Very little of agile will survive, just like very little of waterfall survived, just as there are scant echoes of OO and every other local toolset that became an infamous global phenomenon.
We're still 3–7 years from agile's extinction. Basic, boilerplate, thoughtless agile lumbers on, and will persist until a future paradigm collapses the current deficiencies, inefficiencies, and loathings into a bright and simple new scheme.
I don't have a new paradigm to propose. In my engineering group, I run a very stripped-down version of agile. We're broadly considered the most productive team in our division — by a large margin. When asked about it, I say "we barely run agile". When asked what I recommend, I say "keep only the parts of agile you'd absolutely need to reinvent if you got rid of agile altogether".
I actually believe in agile, by which I mean only: the agile manifesto and its spirit of responsive minimalism. I also love the scrum backlog — catalogs of crap ideas and great ideas all reduced to a sorted bullet list. I believe in daily standup, the opportunity to rapidly mind-meld with brilliant people who are on fast trajectories of creative output.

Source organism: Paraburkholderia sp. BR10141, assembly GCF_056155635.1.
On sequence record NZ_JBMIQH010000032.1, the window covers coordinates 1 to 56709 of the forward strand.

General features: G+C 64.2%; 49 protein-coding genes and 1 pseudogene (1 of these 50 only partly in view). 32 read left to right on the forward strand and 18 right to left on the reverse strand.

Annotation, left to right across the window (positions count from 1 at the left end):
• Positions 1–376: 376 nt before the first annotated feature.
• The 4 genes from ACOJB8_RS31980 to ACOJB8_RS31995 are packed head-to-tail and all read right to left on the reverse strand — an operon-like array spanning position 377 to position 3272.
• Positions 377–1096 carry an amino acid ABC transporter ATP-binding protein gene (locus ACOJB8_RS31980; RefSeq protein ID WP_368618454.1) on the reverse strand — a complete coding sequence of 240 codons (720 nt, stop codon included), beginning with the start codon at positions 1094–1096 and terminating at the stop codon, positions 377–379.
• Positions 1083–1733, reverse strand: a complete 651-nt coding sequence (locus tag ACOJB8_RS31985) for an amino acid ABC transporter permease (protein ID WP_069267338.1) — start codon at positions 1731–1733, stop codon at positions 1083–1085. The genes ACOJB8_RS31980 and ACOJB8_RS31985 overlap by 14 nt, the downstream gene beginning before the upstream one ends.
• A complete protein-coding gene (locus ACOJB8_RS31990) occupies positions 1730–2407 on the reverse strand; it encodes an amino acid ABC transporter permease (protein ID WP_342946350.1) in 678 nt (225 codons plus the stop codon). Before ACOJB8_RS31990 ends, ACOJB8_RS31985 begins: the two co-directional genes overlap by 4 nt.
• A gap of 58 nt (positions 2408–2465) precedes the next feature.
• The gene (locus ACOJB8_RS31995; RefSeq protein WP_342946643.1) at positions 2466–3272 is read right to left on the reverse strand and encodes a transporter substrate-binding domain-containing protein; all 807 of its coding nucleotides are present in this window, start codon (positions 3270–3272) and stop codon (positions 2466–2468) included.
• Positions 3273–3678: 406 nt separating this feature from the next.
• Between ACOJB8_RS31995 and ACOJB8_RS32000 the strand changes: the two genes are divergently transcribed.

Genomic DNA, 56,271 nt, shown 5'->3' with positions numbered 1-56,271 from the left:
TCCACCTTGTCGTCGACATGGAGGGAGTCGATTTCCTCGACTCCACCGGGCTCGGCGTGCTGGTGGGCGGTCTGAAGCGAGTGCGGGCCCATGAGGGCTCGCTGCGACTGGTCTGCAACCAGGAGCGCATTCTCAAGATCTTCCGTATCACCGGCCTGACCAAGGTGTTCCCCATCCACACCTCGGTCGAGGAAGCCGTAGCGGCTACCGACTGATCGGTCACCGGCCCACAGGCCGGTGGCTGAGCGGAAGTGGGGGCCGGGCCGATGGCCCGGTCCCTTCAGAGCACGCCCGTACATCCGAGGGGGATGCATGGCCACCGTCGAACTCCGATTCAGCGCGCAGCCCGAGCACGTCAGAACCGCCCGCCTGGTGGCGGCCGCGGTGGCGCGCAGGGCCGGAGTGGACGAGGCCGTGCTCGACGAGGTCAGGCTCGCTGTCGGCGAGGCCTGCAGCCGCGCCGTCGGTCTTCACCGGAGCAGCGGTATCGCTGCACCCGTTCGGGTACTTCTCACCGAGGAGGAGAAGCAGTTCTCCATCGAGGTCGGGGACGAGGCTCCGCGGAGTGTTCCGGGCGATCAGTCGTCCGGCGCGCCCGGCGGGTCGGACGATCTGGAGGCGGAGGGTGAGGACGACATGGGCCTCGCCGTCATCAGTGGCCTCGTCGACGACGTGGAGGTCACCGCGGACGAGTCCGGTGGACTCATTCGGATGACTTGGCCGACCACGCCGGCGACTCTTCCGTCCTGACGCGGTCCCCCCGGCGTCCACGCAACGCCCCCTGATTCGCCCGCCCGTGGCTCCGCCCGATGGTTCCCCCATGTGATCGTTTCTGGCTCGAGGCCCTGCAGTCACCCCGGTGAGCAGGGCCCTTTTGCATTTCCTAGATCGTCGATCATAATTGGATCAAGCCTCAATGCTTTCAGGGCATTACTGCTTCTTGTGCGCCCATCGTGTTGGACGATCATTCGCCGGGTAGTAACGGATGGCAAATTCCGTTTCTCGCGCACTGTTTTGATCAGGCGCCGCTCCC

I look suspiciously at every other aspect of the agile-scrum industrial complex. Overthought planning, underthought standup, thoughtless retrospective, and the unending buzzword b.s. of sprints and points and even iteration — these are the sources of cringe and waste that plague the productive class in this field.
My goal is to make work 100% about work, and as close to 0% paperwork as possible. (I use the terms agile and paperwork interchangeably.)
There's one belief I have that fixes the semi-lousy agile present and shows the way to a bright post-agile future. One phrase.
Don't chew the developers' food.
The biggest culprit is sprint planning. The multi-hour ordeal that never ends. Never. Ends. Drag 5 to 10 people or more into a single room, and think through every story until it gets a planned implementation and story points. Repeat every 5 or 10 days.